were only a few back then. This was totally amazing! Anyway to some degree I just put it in the back
of my mind and went on with my busy life in Colorado Springs.

One day in the Spring of 1993, I believe I was off for the weekend. Suddenly the television began
emitting tones and the screen displayed a tornado warning! It was for my area. The storm was passing
directly overhead, and would continue east. Surprisingly I didn't think it looked all that bad. It
was only light gray clouds coming off the foot hills to the west. Curiosity got the best of me and
so I jumped in the car with my road map, camcorder, and headed after it! This was my first chase!
Light gray clouds turned to a low coal black base overhead as I raced east in my Isuzu Trooper. They
seemed so low I could almost reach up and touch them. I didn't know what that black base was back
then, but in retrospect considering it with my current knowledge it must have been a very large
inflow rain-free base extending miles and miles to my north and south. Probably one of the largest I
have ever seen. There was much turning in the clouds, and even lowerings. The latest warnings were
not that far away to my east, but I never did see a tornado. At the time I pointed the camcorder to
almost everything and said 'This could be the beginning of a tornado', or 'Maybe this is a tornado'.
Watching the video now it is funny. I did end up seeing some type of funnel way up in the clouds
above me that was swirled with candy cane type stripes. To my west I also saw an incredible cloud
unlike I had ever seen. It was most likely a shelf cloud. It was very smoothed over and it was under
a larger cloud canopy that may have also sported mammatus.

Anyway, I was hooked. Too bad Jon hadn't been with me because I know he would have loved it. Still I
think in some way perhaps he was there. That was the beginning. On my next chase under a similar
situation and set up I managed to go east and north of Colorado Springs and intercept an incredible,
slowly rotating tower of fog. This thing reminded me of a Stephen King story and it too was an
adventure, but that is a different story. Since then there have been many, many storms and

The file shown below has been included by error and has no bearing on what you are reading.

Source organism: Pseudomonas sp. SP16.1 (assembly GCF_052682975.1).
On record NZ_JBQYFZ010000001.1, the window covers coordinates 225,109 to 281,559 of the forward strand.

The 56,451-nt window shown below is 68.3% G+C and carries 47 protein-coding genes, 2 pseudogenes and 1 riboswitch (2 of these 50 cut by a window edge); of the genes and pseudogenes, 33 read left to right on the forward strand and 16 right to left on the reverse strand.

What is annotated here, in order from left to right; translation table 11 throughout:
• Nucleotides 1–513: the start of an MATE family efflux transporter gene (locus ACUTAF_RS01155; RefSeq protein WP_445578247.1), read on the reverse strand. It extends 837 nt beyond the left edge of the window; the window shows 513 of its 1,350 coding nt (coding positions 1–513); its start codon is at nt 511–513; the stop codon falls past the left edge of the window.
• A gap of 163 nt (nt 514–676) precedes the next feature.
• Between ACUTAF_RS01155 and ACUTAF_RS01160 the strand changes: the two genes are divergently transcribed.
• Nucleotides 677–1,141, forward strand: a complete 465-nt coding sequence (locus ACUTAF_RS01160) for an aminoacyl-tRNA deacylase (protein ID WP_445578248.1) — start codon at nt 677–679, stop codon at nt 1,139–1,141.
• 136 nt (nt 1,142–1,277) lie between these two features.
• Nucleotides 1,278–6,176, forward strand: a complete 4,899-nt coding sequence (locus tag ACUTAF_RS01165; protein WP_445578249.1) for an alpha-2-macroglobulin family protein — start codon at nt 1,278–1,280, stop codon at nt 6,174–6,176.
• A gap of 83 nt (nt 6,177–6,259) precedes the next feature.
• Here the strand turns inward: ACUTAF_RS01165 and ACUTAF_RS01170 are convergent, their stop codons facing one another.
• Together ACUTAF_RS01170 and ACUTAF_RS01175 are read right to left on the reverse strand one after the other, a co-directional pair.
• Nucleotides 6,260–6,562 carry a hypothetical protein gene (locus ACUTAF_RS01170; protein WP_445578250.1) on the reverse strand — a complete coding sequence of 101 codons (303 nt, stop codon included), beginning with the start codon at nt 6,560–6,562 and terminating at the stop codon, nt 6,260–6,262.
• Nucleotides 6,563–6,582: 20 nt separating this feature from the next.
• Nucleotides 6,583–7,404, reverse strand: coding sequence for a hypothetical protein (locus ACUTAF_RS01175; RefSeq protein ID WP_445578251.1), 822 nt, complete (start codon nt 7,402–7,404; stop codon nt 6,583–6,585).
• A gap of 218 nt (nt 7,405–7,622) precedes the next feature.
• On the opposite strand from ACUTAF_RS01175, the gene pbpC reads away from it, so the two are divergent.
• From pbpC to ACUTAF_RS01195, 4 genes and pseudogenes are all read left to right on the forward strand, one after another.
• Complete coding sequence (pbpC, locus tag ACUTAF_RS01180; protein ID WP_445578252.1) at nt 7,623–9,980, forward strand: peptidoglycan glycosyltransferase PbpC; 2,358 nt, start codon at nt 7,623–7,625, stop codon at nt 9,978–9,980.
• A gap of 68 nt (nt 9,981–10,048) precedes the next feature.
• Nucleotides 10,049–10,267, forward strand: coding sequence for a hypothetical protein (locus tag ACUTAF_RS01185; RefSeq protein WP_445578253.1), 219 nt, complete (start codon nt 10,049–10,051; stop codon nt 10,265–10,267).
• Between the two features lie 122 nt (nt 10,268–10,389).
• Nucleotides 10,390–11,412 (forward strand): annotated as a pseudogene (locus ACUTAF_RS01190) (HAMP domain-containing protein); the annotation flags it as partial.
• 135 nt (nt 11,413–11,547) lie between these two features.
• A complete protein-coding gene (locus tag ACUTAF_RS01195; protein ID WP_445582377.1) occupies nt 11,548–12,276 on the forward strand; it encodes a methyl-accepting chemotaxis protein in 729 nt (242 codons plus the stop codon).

intercepts along with many tornadoes. I'm pretty sure I am close to 100 by now but haven't completed
my count. Meeting Gene Moore at a tornado in Oklahoma in 1997 the day before the Jarrell F5 was also
a landmark in my chasing career. As my interest grew, Gene became a regular chase partner who shared
many words of wisdom teaching me both safety, technique, and skill. Today, I combine all that with
my own skills and abilities by creating my own forecasts, and challenging myself to pick a spot and
find a tornado. Chasing has been very interesting, fun, and rewarding for me. Probably my only
complaint is that now when I look at clouds and storms I no longer see just the poetic wisps of
vapor I once did in my youth. Instead I also see it's destructive potential, and things such as
forecasting parameters, and sometimes I have chase anxiety about being able to make the storm even
if it is going to be on the other side of the country. March, April, May, and June have never been
the same for me since. Plans with friends and family, and even business often take backseat to my
ongoing obsession with chasing. No doubt I have been bitten by the 'bug'.

Perhaps someday I will be able to return to a more simplistic view of storms, and be able at times
to just sit back with a cup of coffee and take in the beauty and grandeur which is the storm.
Perhaps I can find a way to integrate that with the often hurried, rat race which chasing can become
and enjoy both worlds.

I am reminded of older lyrics from Joni Mitchell of Both Sides Now.."I've looked at clouds from
both sides now. From up and down and still somehow, it's clouds illusions I recall. I really don't
know clouds - at all".
Being born and raised in Oklahoma sparked my passion for severe storms. Seeing the 4-10-79 SPS tornado on television sparked my passion for tornadoes. Never seeing a tornado for 17 years living in Oklahoma drove me to chase the first time. Seeing my first tornado on my first chase ignited my insanity for chasing and documenting tornadoes on video.

The rest, as they say, is history.
I'm told by my mom that my interest in weather was sparked in 1993 when I was 3 years and there was tons of flooding in my area. Apparently (none of this I remember because I was 3) I was constantly looking out the window at flooded feilds and was simply amazed, but I was also scared because my mom says that I would never get in a swimming pool for like 3 years, and that whenever I would see water in the gutter I would say "Drowning pool,Drowning pool". I suppose drowning is still one of my greatest fears guess it was sparked from that. Eventually after watching storms from the field behind my suburban house for 16 years I slowly grew in Knowlegde of storms and that led to the prospect of chasing.